Translated into French and German, the ideas of the Scots thinkers became part of a European wide enlightenment and also influenced political thought in what was to become the United States of America. However, the French Revolution led to a reaction against the more radical aspects of the Scottish Enlightenment. So when Robert Burns composed ‘Scots Wha Hae’ in August 1793 during the trial in Edinburgh of Thomas Muir and William Palmer for sedition as supporters of the French Revolution, Burns had to hide ‘the glowing ideas of some other struggles of the same nature, not quite so ancient’ within a song about the Battle of Bannockburn. Muir was sentenced to transportation for 14 years and Palmer for seven.
While Burns was a radical poet, Professor Dugald Stewart was a leading light of the Scottish Enlightenment. But in 1794, William Craig, a senior judge and Lord of Session, wrote to Stewart asking him to retract a section of ‘Elements of the Philosophy of the Human Mind’ which Craig believed might ‘unhinge established institutions’. Stewart refused to do so and denied that he was encouraging revolution.
Although the more radical ideas of the Scottish Enlightenment were muted in the nineteenth century, the combination of James Watt’s steam engine and Adam Smith’s doctrine of free trade transformed Britain into the world’s first industrial nation.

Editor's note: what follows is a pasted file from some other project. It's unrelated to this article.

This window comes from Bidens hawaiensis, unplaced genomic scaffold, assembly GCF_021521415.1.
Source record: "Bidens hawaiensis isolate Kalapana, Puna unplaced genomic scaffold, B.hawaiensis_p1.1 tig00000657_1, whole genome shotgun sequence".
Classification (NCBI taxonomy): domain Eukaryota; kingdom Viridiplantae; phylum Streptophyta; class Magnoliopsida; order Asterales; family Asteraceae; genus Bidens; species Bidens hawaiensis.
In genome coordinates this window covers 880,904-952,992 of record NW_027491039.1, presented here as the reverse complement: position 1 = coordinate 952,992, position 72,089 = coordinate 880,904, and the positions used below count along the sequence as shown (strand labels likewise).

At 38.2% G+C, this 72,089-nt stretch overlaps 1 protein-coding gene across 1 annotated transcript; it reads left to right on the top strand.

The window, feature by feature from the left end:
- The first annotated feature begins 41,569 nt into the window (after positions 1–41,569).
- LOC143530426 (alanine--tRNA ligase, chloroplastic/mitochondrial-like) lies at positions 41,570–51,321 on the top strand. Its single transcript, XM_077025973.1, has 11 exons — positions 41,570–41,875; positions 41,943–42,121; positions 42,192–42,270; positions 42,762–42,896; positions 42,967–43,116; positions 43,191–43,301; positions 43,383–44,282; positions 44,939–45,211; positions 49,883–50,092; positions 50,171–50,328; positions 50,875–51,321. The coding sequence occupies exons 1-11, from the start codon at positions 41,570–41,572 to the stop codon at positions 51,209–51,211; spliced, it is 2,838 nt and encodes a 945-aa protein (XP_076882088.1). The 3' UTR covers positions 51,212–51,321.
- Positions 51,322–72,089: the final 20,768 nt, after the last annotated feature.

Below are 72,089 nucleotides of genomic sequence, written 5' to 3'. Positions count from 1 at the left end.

In 1818, after the end of the Napoleonic Wars but before the industrial revolution had taken root in Germany, Georg Hegel was appointed Professor of Philosophy at Berlin University in Prussia. Hegel was deeply influenced by Scottish Enlightenment thought, including James Steuart and Adam Smith’s theories of political economy as well as the idea of civil society. However, in Hegel’s version, civil society emerged out the disintegration of the family as the focus of ethical life and in turn a rational state would emerge out of civil society as the ‘actuality of the ethical idea’. The ethical aspect of the rational state would limit the destructive extremes of wealth and poverty found in a civil society based on economic self-interest.
In an essay on the English (British) Reform Bill of 1831, Hegel argued that the minimal reforms contained in the bill would still leave most of the archaic elements of Britain’s constitution in place. Landowning aristocrats would still dominate a minimal (‘external’) state. This in turn might lead opponents of the status quo to inaugurate not reform but revolution. Hegel died in November 1831. Had he lived he might have developed his political theories to include an active role for the organised industrial working class in the movement from civil society to the rational state. Instead it was left to Friedrich Engels and Karl Marx to adjust Hegel’s political theories to include the proletariat.
Since the 1832 Reform Act and further constitutional reforms which extended the electoral franchise, the British revolution Hegel, Engels and Marx all anticipated has been avoided. Under pressure from an increasingly organised working class, the British state began to become more rational. But since the election of Margaret Thatcher in 1979, narrow economic interested centred on the City of London have ‘re-captured’ the state. Gradually these economic interests have managed to reverse the social democratic policies pursued first by the Liberal party and then by Labour and Conservative governments during the post-war consensus period. In Scotland the response to the Thatcher era was a revival of the idea of civil society. It was pressure from Scotland’s civil society which led to the establishment of a devolved Scottish Parliament in 1999.